Energy loss when a ball hits a wall

Thinking about this post : Conservation of energy in the breaking of glass

How is energy conserved when I throw a heavy ball at a piece of glass and cause it to shatter? The ball starts off with significant kinetic energy and ends up with very little. The glass sees what I think can be a small change in potential energy, depending on how you position things, but otherwise, I still see humongous energy losses. Is it heat energy during the process of shattering? Or am I neglecting something else...

I wanted to estimate the thermical loss when a ball was hitting the wall. I thought it came mainly from the air inside the ball being compressed.

I have little knowledge in continuum mechanics and was only interested in an estimate so I imagined a toy model:

A cylindrical piston of radius $r$, filled with air, is thrown toward a wall with a velocity $v$. It hits a wall so the air is compressed. The phenomenon was, in a first time, assumed so quick that thermic exchanges could be neglected. However, the equations we reached were symetrical for (t -> -t) so they described a reversible phenomenon which I don't want. So I added a convection term with a thermal flux $$\Phi = h(T-T_{0})\pi r l$$ where $h$ is the convection coefficient, and $\pi r l$ is the surface of the piston.

Let us isolate two systems. $S_1$ is the body of the piston, its mass will be denoted $m$. $S_2$ is the air inside the piston, the lid plus the stem.

The mass of $S_2$ will be neglected.

Applying Newton's law and the 1st principle of thermodynamics, I get

\begin{equation} \left\{ \begin{aligned} m \ddot{x_0} &=& (P_0-P)S \\ C \dot{T} &=& (P-P_0)S \dot{x_0} - h(T -T_{0}) \pi r l \end{aligned} \right. \end{equation} where $S$ is the section of the piston and $C$ the capacity of the air inside.

Then denoting $l = x_1 - x_0$, one reaches \begin{equation} \left\{ \begin{aligned} m \ddot{l} &=& (P-P_0)S \\ C \dot{T} &=& (P_0-P)S \dot{l} - h(T -T_{0}) \pi r l \end{aligned} \right. \end{equation}

Assuming the air is a perfect gas, one has: \begin{equation} \left\{ \begin{aligned} m \ddot{l} &=& (\frac{nRT}{V}-P_0)S \\ C \dot{T} &=& (P_0-\frac{nRT}{V})S \dot{l} - h(T -T_{0}) \pi r l \end{aligned} \right. \end{equation} with $V = Sl$ and $n= \frac{P_0 V_0}{RT_0}$ is the number of mole of air inside the piston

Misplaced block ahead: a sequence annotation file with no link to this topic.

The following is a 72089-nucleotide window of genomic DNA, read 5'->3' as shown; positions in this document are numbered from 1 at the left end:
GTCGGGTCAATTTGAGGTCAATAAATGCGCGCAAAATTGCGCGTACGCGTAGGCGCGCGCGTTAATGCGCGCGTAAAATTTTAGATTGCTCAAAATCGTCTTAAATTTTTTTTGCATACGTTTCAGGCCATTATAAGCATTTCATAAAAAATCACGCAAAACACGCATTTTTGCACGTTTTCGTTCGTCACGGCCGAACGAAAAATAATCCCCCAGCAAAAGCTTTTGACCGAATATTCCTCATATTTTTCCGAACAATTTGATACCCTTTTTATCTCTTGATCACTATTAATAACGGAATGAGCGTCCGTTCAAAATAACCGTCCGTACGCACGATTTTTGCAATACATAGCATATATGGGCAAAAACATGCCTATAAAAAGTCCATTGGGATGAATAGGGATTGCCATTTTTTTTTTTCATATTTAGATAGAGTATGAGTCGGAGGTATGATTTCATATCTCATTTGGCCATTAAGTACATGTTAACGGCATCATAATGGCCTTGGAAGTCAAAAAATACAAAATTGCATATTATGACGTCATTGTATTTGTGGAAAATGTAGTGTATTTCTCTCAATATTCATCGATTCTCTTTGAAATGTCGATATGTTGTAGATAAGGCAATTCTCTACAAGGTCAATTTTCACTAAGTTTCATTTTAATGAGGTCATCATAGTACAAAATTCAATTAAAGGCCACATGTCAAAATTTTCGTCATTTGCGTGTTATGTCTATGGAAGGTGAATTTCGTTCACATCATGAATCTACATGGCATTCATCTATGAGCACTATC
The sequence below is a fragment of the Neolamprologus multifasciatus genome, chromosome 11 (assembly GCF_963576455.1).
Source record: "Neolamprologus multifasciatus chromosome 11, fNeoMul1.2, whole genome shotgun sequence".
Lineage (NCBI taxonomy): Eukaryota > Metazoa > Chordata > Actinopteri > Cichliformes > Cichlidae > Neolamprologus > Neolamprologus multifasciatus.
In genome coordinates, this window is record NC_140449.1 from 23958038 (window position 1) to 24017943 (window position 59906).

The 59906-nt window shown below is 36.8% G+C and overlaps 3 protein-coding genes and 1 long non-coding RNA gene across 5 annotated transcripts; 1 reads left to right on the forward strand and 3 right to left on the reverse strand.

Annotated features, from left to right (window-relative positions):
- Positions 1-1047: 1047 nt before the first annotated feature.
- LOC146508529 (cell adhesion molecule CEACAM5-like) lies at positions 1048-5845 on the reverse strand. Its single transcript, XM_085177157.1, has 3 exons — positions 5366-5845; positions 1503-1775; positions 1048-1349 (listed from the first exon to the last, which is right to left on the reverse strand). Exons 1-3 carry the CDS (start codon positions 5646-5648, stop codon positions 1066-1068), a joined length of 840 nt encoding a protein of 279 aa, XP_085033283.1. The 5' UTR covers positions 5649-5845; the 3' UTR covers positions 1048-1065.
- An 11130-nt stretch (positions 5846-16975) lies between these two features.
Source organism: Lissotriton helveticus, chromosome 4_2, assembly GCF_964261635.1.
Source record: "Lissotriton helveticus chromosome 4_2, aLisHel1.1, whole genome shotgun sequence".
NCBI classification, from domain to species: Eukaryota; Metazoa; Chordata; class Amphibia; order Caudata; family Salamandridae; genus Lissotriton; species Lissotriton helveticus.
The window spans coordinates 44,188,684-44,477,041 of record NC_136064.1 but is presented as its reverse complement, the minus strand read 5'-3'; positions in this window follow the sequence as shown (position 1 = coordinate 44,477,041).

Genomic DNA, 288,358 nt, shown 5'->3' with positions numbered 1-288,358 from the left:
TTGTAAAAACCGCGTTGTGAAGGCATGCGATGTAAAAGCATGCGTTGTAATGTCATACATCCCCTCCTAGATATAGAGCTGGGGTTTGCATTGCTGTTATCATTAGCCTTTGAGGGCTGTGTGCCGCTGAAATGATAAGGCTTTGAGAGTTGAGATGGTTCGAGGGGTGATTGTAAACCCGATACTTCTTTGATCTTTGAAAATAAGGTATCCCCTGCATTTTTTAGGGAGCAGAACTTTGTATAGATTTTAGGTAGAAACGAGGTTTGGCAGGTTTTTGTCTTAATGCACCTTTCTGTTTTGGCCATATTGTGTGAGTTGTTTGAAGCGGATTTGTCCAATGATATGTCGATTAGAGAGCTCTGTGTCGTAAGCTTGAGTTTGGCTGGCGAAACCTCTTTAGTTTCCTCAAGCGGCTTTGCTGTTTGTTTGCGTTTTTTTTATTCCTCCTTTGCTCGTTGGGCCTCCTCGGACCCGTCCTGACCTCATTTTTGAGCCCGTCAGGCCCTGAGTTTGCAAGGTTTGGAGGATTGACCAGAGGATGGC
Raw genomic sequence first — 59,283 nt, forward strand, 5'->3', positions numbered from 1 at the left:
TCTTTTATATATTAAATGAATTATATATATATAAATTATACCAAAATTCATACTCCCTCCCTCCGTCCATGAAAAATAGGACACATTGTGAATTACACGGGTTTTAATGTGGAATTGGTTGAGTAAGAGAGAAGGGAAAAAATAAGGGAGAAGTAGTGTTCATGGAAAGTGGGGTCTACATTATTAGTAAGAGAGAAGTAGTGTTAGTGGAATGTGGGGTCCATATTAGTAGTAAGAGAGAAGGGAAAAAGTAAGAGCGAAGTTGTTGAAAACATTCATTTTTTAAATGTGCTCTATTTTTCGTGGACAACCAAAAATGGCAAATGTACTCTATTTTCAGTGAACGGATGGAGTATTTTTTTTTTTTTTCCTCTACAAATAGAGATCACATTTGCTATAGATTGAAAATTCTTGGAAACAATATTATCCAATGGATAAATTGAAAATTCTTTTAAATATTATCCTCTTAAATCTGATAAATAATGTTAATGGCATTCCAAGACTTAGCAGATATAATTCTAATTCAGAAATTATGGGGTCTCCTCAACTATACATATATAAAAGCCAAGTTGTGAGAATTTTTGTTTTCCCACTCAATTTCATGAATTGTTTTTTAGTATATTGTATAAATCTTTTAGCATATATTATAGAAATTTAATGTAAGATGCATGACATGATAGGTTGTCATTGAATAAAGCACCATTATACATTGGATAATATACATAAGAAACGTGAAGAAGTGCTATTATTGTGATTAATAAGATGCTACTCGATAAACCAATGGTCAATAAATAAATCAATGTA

And finally: \begin{equation} \left\{ \begin{aligned} \ddot{l} &=& \frac{1}{m}(\frac{nRT}{l}-P_0S) \\ \dot{T} &=& \frac{\dot{l}}{C}(P_0S-\frac{nRT}{l}) - \frac{1}{C} h(T -T_{0}) \pi r l \end{aligned} \right. \end{equation}

I then did a numerical resolution in Python.

Remembering that at first this was inspired of a ball hitting a glass panel, I took

• $m$ the mass of a soccer ball : 500g
• $l(t=0)$ the radius of a soccer ball : $r = 10$cm
• $S$ the section of the ball : $\pi r^2$
• h = 10 $\mathrm{W m^{-2} K^{-1}}$ for air

I decided that the piston leaves the wall when $\ddot{l} = 0$ because the normal reaction of the wall cancels out.

I get the following plot : The problem is that when $\ddot{l}$ cancels out, the conditions are very similar to the ones at the beginning. - $U_0 = U_{end} = 2090$ J - $E_ 0= 1/2 m v^2 = E_{end} = 25$ J

What I don't get is where the thermical dissipation comes from. Did I miss something in my toy model ? Does it come from the stretching of the rubber ? Does it come from a phenomenon that occurs when the glass is broken ?

• In your example of compressing the gas rapidly by throwing the cylinder against the wall is not a symmetric situation. In a rapid compression (or expansion), the gas is not at thermodynamic equilibrium, and, during this time, its behavior is not described by the ideal gas law. In the rapid compression, viscous stresses within the gas must be considered in the force- and energy balances, and this results in an unsymmetrical situation. The viscous stresses result in a higher final temperature than if the gas were compressed slowly. – Chet Miller May 28 '18 at 12:55
• Ok, so in fact I should use Navier Stokes equation to describe the air inside the cylindre ? – Cabirto May 30 '18 at 10:33
• Sure. For a rapid deformation like this, you need to solve for the detailed pressure, temperature, stresses, and density variations within the cylinder. Equilibrium thermodynamics is not adequate to handle such a non-equilibrium situation. – Chet Miller May 30 '18 at 11:12